In the photo below, Ronnie (the lady in the dark shirt) has laid out the boules of the six players from (her) right to left, to form the basis of six teams. Note that the boules are grouped into pairs. The pairing indicates which teams will play each other in the first round of games.

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The rest of the boules in turn, from closest to farthest, are added to the teams.

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The photo below is from a different meeting of the club, which was attended by 19 people. The organizer has decided to set up eight teams — five 2-person teams and three 3-person teams.

In the first round of games, team 5 (in which 2 players use 3 boules each) will play team 6 (in which 3 players use 2 boules each). If there are players that arrive later, they will be added (between games, or between ends) to one of the two-person teams.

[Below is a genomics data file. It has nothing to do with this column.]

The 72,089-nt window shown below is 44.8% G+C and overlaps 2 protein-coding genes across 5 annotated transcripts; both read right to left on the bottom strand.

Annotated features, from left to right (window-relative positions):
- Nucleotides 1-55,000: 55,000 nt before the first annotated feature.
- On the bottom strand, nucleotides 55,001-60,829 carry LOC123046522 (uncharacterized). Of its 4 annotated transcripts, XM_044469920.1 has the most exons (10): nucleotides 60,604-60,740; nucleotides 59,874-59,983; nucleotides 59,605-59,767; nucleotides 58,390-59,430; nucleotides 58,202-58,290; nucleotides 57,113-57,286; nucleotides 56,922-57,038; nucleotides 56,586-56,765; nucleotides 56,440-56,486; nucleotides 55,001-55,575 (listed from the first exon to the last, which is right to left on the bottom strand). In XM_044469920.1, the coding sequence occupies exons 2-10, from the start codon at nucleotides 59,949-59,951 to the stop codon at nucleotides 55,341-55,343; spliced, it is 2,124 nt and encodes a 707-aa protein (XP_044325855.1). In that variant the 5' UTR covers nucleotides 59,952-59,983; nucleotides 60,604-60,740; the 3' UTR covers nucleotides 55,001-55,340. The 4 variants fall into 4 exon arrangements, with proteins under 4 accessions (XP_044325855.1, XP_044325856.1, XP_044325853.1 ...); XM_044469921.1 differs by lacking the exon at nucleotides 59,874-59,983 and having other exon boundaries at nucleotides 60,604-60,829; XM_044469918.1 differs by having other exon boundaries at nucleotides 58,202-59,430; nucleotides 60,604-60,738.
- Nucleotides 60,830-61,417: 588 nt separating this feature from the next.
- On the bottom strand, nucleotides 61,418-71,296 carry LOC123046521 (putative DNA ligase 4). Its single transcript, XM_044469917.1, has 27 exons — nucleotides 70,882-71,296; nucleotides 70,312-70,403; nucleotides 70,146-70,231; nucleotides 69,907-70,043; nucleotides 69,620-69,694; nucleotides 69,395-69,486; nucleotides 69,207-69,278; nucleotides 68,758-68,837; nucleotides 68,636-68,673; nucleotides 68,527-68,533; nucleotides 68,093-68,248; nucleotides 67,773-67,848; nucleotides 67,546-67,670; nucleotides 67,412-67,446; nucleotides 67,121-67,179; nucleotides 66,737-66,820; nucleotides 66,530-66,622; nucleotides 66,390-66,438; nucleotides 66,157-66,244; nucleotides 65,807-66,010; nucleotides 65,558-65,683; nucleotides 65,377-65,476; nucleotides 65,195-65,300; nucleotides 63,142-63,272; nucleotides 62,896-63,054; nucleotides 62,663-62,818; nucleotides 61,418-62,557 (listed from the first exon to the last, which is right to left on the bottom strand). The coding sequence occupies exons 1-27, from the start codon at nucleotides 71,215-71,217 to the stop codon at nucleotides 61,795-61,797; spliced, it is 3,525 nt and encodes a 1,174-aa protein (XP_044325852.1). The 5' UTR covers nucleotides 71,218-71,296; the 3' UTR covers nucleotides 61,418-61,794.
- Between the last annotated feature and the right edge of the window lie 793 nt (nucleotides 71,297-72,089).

throwing_for_team_selection_04


After the boules have been grouped into teams, each player picks up his own boule and finds out who his team-mate(s) will be.

To start the event, team 1 plays team 2, team 3 plays team 4, team 5 plays team 6, and so on. After that, as the various games finish, winners play winners and losers play losers.

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A possible variation of this technique (used by the Washington DC National Capitol Club de Petanque, where these pictures were taken in September 2013) is to conduct two separate throws. First there is a throw for the recognized shooters in the club. Then there is a second throw for everybody else. In a club with a wide variety of skill levels among the members, this helps to distribute the shooters more or less randomly among the teams.


Here is the London Petanque Club choosing teams via a melee, July 2014. You can watch it on YouTube HERE.

The London Petanque Club choosing teams via a melee.

WallaWallaPetanqueClubTossesForTeams

Walla Walla Petanque Club throwing for teams in December 2014

Throwing for teams in Adelaide, Australia

Throwing for teams in Adelaide, Australia